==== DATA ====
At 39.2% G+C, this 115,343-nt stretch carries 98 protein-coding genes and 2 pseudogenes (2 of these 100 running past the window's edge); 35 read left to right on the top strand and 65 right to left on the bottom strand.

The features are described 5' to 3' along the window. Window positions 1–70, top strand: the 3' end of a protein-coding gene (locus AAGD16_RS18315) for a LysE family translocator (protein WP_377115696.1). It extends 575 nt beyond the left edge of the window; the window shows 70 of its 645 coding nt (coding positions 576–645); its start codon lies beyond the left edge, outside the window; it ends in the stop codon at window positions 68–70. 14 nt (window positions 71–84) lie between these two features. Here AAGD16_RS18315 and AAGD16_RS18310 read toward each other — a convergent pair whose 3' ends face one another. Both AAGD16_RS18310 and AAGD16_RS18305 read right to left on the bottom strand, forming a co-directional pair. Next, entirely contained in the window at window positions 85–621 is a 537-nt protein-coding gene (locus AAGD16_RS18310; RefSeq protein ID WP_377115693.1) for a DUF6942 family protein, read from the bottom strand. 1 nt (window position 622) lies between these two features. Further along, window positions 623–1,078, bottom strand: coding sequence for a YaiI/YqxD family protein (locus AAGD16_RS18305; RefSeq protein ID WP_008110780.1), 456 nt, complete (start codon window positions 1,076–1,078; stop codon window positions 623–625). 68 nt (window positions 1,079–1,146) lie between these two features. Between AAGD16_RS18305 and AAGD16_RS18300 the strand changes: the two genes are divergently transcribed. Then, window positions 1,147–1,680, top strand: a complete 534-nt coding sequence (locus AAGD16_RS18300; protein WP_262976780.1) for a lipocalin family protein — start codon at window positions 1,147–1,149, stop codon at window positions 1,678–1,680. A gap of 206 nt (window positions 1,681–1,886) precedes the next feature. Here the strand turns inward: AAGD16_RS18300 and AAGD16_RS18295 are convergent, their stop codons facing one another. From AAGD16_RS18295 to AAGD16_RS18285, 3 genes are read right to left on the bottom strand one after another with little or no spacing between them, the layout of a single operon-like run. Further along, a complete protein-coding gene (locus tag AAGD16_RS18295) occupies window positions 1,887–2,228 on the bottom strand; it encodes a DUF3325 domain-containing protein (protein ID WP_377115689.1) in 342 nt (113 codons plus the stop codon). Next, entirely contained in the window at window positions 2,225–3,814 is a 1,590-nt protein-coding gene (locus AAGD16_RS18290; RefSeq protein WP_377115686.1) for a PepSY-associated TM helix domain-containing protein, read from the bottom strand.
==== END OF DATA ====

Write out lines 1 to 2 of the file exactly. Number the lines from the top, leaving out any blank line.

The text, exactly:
At 39.2% G+C, this 115,343-nt stretch carries 98 protein-coding genes and 2 pseudogenes (2 of these 100 running past the window's edge); 35 read left to right on the top strand and 65 right to left on the bottom strand.

The features are described 5' to 3' along the window. Window positions 1–70, top strand: the 3' end of a protein-coding gene (locus AAGD16_RS18315) for a LysE family translocator (protein WP_377115696.1). It extends 575 nt beyond the left edge of the window; the window shows 70 of its 645 coding nt (coding positions 576–645); its start codon lies beyond the left edge, outside the window; it ends in the stop codon at window positions 68–70. 14 nt (window positions 71–84) lie between these two features. Here AAGD16_RS18315 and AAGD16_RS18310 read toward each other — a convergent pair whose 3' ends face one another. Both AAGD16_RS18310 and AAGD16_RS18305 read right to left on the bottom strand, forming a co-directional pair. Next, entirely contained in the window at window positions 85–621 is a 537-nt protein-coding gene (locus AAGD16_RS18310; RefSeq protein ID WP_377115693.1) for a DUF6942 family protein, read from the bottom strand. 1 nt (window position 622) lies between these two features. Further along, window positions 623–1,078, bottom strand: coding sequence for a YaiI/YqxD family protein (locus AAGD16_RS18305; RefSeq protein ID WP_008110780.1), 456 nt, complete (start codon window positions 1,076–1,078; stop codon window positions 623–625). 68 nt (window positions 1,079–1,146) lie between these two features. Between AAGD16_RS18305 and AAGD16_RS18300 the strand changes: the two genes are divergently transcribed. Then, window positions 1,147–1,680, top strand: a complete 534-nt coding sequence (locus AAGD16_RS18300; protein WP_262976780.1) for a lipocalin family protein — start codon at window positions 1,147–1,149, stop codon at window positions 1,678–1,680. A gap of 206 nt (window positions 1,681–1,886) precedes the next feature. Here the strand turns inward: AAGD16_RS18300 and AAGD16_RS18295 are convergent, their stop codons facing one another. From AAGD16_RS18295 to AAGD16_RS18285, 3 genes are read right to left on the bottom strand one after another with little or no spacing between them, the layout of a single operon-like run. Further along, a complete protein-coding gene (locus tag AAGD16_RS18295) occupies window positions 1,887–2,228 on the bottom strand; it encodes a DUF3325 domain-containing protein (protein ID WP_377115689.1) in 342 nt (113 codons plus the stop codon). Next, entirely contained in the window at window positions 2,225–3,814 is a 1,590-nt protein-coding gene (locus AAGD16_RS18290; RefSeq protein WP_377115686.1) for a PepSY-associated TM helix domain-containing protein, read from the bottom strand.